Monthly dining reviews from all over the Valley.
Opened: November 2020
Located in a former Tottie’s Asian Fusion in the badlands of North Scottsdale, this to-go-oriented dining spot offers a similar mash-up of Asian favorites, from Americanized orange chicken to pad Thai. The difference: the new owners’ winning emphasis on Cantonese dim sum dishes. Shu-mai dumplings ($7) arrive as plump orbs of umami, the sausage-like pork insides snapping your senses to attention with green onion and ginger. I wasn’t bowled over by the naan-like scallion pancakes ($9) – kind of flat, both in form and flavor – but the generously endowed vegetable fried rice ($9.50) and Singapore noodles ($13.50) – the latter pan wok-ed in a slightly tumeric-y curry – were above average. In retrospect, I should have invested a bit more in the dim sum selections rather than ordering General Tso’s chicken ($12.50), which was edible enough, but blatantly engineered for banal laowai palates. In sum: a decent place to pick up some Chinese the next time you’re transiting the North Valley.
Wild Card: Get your weekly recommended carb intake with Shanghai pork buns ($7).
6245 E. Bell Rd.
Belly Kitchen & Bar
Opened: November 2020
Remember Wayne Coats and Michael Babcock, the hipster hospitality pros who lifted Welcome Diner to mythic foodie status before parting ways with the restaurant in 2019? Well, here they are again, slinging banh mi and upscale Vietnamese eats in a ginchy Melrose gastropub. Aromatic claypot rice plates (i.e. meats braised in a clay pot, $13-$15) are the marquee items on the tidy 14-item menu, and the pork belly is the best of them, relaxed in a simmering elixir of coconut juice, garlic and fish sauce until it achieves spoon-tender lissomness. Less amazing was the jackfruit claypot: just a little too starchy with its surfeit of Japanese sweet potatoes.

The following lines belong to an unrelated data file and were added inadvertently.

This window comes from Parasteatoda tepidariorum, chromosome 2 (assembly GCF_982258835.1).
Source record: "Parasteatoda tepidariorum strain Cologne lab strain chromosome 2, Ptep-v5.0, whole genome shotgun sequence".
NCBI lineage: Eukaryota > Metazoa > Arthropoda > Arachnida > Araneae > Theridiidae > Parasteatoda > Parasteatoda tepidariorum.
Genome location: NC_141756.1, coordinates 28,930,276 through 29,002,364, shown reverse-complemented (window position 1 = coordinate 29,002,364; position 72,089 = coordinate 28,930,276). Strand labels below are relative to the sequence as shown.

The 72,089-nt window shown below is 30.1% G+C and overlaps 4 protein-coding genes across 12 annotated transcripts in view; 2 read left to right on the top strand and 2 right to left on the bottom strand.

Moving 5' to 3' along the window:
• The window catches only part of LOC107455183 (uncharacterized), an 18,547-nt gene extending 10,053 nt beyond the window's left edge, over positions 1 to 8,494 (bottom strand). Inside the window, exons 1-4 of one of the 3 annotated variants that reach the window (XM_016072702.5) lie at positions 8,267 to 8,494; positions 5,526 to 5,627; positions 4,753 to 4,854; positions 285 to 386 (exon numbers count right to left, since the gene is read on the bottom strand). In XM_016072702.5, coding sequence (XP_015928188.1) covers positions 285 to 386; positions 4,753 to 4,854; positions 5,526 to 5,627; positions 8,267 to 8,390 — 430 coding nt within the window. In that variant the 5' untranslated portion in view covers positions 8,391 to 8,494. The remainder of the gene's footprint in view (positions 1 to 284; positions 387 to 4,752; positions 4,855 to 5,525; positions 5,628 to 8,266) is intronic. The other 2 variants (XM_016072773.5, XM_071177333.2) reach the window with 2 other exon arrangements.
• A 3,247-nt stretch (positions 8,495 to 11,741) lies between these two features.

Hit with a splash of spicy vinegar and more of that ubiquitous fish sauce, the pork fried rice ($12) is legit, and I can’t wait to try the curry-doused crispy white fish ($20) sourced from Nelson’s Meat + Fish, on a future visit. One might also hope that Babcock adds a version of his famous shellacked Vietnamese fried chicken in the coming months, when Belly opens its mothballed upstairs bar and converts to an eat-in model. It’s currently takeout-only.
Wild Card: The adult beverage menu is quite the little player, with a quartet of craft cocktails ($8-$10), four by-the-bottle natural wines ($24-$28), and hard-to-find Tiger beer from Southeast Asia ($3). All available to go.
4971 N. Seventh Ave.
The Spice Sea
Opened: January 2020
Of the Valley’s many seafood-in-a-bag places – Angry Crab Shack, Hot N Juicy Crawfish, et al – this new family eatery in Northwest Phoenix has the coolest décor. With its prow-like patio and rigging-strewn bar and dining room, it nails the “nautical theme” ideal. And the food? Not to be dismissive, but it’s seafood in a bag. If you’ve ripped open one winched cellophane nappy to feast on a messy stew of mussels ($13), shrimp ($13-$15), crawfish ($12) and more, you’ve ripped open them all. The “house” boiling sauce – same as the Cajun sauce option, but with added garlic butter – was sop-it-up tasty, and the snow crab ($26) proved a nice compromise between the more-indulgent king crab ($48) and scrawny blue crab ($16).